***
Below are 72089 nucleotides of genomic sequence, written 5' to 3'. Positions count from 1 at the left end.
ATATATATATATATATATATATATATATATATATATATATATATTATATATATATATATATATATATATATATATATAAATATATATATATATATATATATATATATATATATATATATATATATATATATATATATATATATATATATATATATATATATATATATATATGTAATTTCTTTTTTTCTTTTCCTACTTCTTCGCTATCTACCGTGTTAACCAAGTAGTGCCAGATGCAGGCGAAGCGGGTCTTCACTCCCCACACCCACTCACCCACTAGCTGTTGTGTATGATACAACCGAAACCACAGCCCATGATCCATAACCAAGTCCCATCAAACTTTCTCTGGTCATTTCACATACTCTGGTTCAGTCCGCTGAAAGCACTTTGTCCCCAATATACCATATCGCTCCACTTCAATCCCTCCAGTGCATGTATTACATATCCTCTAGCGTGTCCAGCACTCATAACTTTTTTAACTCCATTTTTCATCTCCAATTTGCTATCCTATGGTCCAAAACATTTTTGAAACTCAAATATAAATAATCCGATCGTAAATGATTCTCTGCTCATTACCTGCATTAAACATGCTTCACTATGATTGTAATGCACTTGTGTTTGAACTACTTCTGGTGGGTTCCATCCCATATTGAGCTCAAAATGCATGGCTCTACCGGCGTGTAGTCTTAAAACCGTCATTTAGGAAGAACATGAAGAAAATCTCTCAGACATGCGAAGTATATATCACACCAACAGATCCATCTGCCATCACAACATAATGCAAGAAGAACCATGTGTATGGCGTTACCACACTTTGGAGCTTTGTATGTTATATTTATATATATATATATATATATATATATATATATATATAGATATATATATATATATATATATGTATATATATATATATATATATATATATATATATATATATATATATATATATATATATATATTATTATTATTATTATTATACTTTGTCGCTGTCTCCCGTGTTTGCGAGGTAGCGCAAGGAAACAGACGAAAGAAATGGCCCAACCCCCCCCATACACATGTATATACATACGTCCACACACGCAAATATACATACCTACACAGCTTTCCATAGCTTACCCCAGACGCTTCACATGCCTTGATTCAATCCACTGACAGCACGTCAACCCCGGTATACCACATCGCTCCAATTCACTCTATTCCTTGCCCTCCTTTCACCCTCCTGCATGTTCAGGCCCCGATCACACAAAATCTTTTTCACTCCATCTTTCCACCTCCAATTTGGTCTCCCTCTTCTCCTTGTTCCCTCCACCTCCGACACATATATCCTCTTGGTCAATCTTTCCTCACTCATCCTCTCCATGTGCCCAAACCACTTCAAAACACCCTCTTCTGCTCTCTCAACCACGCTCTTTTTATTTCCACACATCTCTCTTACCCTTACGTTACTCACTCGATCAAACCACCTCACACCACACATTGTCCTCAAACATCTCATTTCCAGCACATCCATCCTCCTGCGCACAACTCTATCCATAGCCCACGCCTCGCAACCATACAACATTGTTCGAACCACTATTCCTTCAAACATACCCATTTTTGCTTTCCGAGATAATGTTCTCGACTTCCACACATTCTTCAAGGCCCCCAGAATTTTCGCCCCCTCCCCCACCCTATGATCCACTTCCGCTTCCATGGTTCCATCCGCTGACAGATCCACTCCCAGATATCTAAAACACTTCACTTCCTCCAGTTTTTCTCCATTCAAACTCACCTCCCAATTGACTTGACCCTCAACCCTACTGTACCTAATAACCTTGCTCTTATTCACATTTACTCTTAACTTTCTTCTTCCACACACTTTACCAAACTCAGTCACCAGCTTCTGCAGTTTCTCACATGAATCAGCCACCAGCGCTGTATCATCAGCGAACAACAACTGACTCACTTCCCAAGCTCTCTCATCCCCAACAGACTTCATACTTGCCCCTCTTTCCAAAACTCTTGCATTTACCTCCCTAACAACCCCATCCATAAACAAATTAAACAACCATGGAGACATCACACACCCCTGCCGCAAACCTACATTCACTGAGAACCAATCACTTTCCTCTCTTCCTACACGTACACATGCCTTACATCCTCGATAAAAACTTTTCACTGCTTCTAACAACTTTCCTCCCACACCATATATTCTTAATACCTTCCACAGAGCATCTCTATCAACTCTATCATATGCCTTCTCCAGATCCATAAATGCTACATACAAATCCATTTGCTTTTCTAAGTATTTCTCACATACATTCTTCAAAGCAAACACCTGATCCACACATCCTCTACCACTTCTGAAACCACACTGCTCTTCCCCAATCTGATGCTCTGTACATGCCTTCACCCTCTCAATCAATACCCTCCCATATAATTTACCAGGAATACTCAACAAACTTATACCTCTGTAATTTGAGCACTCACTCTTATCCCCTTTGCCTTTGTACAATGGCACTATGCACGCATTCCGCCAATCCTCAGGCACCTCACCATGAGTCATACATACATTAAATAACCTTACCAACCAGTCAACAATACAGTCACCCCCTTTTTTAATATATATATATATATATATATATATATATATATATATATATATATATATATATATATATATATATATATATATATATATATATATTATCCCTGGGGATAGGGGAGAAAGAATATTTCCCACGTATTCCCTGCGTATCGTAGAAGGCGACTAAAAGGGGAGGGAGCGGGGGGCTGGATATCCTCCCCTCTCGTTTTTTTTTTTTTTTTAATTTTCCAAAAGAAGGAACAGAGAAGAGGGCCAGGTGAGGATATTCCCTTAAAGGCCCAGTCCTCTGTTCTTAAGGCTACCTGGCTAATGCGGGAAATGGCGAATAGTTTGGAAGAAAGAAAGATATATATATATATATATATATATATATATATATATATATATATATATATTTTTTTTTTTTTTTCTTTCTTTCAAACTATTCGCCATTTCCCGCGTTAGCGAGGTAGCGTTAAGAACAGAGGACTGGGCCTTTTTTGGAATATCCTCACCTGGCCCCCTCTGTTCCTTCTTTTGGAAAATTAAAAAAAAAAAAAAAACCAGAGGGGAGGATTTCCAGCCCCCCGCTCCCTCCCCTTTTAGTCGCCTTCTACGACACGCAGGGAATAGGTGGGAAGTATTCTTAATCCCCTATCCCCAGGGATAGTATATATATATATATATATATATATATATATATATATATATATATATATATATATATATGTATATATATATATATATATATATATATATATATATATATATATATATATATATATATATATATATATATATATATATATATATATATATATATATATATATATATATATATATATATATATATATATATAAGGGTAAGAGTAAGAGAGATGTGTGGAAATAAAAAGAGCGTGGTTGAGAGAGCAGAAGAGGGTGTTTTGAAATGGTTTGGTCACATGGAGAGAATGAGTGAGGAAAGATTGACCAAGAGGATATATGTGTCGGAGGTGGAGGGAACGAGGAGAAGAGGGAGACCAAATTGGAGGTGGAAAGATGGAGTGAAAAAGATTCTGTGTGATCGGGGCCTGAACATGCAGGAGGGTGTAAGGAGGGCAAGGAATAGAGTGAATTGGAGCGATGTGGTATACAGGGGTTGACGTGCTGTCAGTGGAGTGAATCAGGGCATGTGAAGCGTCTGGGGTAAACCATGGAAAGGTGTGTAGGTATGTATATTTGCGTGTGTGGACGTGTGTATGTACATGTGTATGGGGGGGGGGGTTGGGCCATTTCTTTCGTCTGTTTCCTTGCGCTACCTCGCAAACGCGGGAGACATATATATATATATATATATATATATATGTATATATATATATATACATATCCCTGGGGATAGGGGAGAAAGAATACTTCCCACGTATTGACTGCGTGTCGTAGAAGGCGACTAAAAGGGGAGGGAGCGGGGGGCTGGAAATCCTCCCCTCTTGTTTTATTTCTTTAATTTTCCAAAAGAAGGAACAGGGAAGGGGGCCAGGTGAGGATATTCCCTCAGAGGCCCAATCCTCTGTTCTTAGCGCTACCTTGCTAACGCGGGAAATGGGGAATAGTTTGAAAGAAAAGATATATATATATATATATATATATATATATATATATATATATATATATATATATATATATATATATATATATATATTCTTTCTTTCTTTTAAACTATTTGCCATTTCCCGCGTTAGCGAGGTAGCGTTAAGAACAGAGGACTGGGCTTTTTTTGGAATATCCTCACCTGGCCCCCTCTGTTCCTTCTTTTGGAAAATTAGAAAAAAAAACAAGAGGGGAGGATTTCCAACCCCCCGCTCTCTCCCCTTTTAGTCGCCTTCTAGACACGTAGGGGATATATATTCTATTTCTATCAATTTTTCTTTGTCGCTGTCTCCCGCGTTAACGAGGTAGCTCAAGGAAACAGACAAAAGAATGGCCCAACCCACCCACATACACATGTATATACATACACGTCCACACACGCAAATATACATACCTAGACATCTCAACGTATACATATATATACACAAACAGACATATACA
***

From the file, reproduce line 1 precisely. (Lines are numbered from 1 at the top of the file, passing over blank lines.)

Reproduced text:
Below are 72089 nucleotides of genomic sequence, written 5' to 3'. Positions count from 1 at the left end.